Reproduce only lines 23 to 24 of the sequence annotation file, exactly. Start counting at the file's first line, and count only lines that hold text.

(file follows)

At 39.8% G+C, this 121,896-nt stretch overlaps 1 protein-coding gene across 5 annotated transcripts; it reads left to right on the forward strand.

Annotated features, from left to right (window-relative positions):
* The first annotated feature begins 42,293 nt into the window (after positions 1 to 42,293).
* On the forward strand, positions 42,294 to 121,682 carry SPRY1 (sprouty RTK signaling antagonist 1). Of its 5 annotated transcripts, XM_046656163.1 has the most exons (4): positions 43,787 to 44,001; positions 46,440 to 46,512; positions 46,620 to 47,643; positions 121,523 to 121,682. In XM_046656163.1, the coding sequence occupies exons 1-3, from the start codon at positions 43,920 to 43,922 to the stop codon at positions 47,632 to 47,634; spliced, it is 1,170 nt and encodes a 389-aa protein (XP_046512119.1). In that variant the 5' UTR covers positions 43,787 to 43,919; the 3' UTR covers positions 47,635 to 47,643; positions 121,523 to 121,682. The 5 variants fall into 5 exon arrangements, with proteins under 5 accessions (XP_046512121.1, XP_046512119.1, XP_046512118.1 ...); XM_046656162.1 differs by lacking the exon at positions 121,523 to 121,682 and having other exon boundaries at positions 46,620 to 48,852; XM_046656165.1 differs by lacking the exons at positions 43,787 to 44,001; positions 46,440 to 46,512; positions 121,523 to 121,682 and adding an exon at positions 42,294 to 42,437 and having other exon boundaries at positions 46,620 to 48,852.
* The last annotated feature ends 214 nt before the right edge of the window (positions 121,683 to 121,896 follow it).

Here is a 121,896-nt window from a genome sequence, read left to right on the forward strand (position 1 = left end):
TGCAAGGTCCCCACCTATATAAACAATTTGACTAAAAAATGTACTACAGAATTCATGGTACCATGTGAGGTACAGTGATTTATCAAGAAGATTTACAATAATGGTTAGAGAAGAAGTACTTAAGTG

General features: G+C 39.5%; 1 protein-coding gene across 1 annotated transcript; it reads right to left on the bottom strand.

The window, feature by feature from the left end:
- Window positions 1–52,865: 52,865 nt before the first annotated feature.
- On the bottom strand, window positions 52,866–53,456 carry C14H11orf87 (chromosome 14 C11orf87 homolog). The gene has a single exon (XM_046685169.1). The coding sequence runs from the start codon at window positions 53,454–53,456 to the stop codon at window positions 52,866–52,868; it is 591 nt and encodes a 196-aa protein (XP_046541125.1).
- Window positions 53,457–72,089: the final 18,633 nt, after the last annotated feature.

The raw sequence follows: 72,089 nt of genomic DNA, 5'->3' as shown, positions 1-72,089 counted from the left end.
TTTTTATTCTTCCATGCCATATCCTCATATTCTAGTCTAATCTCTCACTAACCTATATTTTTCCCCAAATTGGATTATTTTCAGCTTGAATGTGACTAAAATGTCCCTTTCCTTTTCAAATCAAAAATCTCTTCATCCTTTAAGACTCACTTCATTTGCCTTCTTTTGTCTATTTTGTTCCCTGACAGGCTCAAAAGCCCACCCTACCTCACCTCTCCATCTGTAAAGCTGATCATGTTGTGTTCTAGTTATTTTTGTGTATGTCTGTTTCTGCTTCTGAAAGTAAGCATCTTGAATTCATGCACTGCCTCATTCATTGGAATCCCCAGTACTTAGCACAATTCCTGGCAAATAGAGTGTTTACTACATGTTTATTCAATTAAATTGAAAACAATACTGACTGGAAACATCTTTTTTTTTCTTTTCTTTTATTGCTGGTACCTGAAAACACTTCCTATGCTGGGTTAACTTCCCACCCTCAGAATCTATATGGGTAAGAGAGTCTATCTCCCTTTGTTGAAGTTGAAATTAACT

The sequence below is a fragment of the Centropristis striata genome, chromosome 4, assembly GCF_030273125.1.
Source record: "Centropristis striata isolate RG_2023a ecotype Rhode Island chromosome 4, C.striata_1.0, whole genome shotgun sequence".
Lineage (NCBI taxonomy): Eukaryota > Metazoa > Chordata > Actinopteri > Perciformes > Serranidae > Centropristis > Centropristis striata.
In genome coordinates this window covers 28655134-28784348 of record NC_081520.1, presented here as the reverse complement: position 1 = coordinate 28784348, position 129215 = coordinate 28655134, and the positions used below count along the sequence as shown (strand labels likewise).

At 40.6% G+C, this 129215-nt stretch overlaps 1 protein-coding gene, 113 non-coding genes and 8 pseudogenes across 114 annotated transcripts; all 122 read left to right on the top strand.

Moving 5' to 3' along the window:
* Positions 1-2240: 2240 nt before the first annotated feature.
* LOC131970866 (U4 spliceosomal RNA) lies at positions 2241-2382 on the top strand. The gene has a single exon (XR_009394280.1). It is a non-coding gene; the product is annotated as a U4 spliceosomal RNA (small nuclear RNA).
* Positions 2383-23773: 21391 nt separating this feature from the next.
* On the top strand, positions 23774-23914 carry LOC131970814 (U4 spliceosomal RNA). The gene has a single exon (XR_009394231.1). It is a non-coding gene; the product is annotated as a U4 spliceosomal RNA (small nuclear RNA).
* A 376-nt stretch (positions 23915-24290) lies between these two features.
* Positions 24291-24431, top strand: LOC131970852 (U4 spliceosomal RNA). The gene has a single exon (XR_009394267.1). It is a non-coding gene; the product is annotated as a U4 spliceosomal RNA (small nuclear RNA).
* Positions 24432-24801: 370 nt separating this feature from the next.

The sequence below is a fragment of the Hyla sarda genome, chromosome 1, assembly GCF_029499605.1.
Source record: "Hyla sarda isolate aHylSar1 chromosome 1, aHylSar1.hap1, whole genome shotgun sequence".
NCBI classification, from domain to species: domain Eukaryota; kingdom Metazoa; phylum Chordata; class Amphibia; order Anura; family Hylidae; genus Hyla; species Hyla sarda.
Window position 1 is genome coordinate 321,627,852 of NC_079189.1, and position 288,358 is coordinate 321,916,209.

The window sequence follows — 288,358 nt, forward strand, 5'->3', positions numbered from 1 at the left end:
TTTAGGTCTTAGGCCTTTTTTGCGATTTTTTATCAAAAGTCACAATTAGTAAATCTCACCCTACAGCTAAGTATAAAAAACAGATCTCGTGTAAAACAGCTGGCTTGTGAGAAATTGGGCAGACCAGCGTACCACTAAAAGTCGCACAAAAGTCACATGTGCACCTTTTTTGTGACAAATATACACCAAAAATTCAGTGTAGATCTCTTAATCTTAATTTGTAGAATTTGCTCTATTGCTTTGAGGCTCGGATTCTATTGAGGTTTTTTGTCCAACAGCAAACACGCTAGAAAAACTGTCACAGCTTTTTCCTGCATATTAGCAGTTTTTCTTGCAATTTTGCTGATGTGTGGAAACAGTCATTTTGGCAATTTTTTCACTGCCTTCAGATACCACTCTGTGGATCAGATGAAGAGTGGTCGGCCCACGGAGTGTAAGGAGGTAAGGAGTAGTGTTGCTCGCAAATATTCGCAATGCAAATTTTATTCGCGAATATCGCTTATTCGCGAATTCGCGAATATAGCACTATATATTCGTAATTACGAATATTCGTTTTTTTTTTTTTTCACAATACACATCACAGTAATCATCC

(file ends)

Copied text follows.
* Positions 2383-23773: 21391 nt separating this feature from the next.
* On the top strand, positions 23774-23914 carry LOC131970814 (U4 spliceosomal RNA). The gene has a single exon (XR_009394231.1). It is a non-coding gene; the product is annotated as a U4 spliceosomal RNA (small nuclear RNA).